Kaplan: I'm not writing him off just yet. Through the first two games, he has looked more like the goaltender we remember from his waning days in Pittsburgh than the one who has sparkled through the first three rounds. But the Golden Knights haven't played totally sound hockey in front of him, and none of the goals have seemed egregious. By the way, he's still the overwhelming Conn Smythe favorite if Vegas wins; many had floated the idea his performance could still win him a Conn Smythe even in a Final loss, but that's no longer true. Should Washington win, it would be Ovechkin's trophy to lose.
Peters: I'm moderately worried, only because he has gone from superhuman to human in this series. He hasn't been bad, just not otherworldly, which isn't really a fair criticism because expecting him to maintain that level for the duration of the playoffs is too optimistic. The best thing for Fleury is that the previous three series ended relatively quickly. He has only appeared in two more games this postseason than he did last year with the Penguins, and injury prevented him from playing a full slate in the regular season. I think we just have to give the Caps credit for being the toughest test the Golden Knights have faced to date.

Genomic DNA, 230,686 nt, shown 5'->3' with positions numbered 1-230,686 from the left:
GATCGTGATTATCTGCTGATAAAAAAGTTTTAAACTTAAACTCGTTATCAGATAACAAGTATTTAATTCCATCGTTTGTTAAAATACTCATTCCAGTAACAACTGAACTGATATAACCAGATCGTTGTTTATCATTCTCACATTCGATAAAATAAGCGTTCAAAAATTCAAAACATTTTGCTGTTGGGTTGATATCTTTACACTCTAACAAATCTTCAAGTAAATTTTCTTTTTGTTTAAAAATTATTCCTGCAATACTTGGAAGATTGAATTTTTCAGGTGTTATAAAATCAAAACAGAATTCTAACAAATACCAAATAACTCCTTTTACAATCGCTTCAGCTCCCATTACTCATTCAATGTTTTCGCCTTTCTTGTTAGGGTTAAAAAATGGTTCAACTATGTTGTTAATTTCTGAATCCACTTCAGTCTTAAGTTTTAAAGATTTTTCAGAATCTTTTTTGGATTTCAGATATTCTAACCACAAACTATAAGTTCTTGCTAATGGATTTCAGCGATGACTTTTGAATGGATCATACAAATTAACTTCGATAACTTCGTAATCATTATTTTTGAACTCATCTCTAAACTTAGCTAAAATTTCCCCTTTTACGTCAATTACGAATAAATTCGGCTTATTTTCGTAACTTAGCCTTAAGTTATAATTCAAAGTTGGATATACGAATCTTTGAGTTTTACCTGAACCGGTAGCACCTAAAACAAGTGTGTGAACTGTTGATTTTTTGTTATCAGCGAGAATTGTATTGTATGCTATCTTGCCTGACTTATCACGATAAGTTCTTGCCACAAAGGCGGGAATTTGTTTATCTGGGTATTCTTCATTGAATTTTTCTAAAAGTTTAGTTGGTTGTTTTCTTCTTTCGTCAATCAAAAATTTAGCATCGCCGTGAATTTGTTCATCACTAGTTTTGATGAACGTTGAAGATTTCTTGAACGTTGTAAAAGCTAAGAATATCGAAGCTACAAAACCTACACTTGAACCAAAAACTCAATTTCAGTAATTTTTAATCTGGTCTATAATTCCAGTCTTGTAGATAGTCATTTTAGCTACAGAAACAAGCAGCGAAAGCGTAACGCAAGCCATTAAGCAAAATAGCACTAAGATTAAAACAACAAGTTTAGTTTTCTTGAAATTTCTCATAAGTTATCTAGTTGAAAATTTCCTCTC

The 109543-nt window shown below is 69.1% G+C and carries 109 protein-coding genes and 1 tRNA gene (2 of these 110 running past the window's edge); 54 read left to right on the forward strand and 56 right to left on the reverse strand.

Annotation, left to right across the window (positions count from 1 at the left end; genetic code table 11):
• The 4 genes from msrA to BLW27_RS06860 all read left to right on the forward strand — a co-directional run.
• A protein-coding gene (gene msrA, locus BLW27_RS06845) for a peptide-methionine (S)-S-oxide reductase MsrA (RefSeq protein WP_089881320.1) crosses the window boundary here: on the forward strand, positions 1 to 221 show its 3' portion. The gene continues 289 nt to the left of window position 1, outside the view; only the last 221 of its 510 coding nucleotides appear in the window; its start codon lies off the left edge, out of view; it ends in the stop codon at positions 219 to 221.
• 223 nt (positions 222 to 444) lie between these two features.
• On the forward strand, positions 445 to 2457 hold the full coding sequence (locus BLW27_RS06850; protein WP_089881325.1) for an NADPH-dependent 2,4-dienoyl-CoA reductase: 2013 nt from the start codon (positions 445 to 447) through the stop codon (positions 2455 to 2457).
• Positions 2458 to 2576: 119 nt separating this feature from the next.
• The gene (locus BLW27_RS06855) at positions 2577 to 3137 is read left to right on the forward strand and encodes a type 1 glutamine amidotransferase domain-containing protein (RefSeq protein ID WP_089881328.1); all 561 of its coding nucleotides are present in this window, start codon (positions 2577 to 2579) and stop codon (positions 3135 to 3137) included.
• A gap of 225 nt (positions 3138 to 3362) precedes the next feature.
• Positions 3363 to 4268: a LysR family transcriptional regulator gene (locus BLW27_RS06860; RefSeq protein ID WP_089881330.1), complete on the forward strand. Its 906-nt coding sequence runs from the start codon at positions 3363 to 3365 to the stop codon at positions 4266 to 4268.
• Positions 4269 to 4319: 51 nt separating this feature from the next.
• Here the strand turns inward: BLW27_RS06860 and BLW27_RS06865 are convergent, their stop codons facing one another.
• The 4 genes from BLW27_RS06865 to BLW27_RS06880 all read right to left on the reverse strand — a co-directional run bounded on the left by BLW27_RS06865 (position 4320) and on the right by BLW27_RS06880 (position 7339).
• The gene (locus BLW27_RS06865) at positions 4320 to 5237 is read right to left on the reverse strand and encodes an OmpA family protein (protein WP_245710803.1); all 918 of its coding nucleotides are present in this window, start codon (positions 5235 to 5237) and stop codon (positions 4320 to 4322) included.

Arledge: No, not yet. All we're seeing is Fleury going from historically great to just good. In Game 2, he gave up three goals: He was fooled a bit on a Michal Kempny pass on the Eller goal and wasn't able to recover; Ovechkin beat him on a one-timer all alone down low on the power play; and Brooks Orpik snuck one by him on a deflection. Neither goalie was fantastic in Game 1, and Braden Holtby's late-game save overshadowed everything else in Game 2. I'm not ready to say "Flower" has turned into a pumpkin just because he isn't posting shutouts against a team that is scoring 3.48 goals per game in the playoffs. I expect him to put on a show in Game 3 and remind us all why he was the no-doubt Conn Smythe favorite coming into the series.
The lineup change that should be made is: _______
Wyshynski: I'd like to see Alex Tuch swapped for David Perron on the Golden Knights' second line. Tuch doesn't have a point in this series and is currently their worst possession player through two games. He has played with James Neal and Erik Haula before, and I think it's important they get him going in what's becoming an increasingly physical series.
Kaplan: The highest-paid skater on the Golden Knights' roster has only played in six playoff games. GM George McPhee spent a small fortune to acquire Tomas Tatar at the trade deadline, and his light usage has been puzzling. Sure, the Knights have been mostly fine without him (and he should earn a regular lineup spot next season), but I'd love to see what he can do when he's not on such a short leash -- and plays in more than two consecutive playoff games.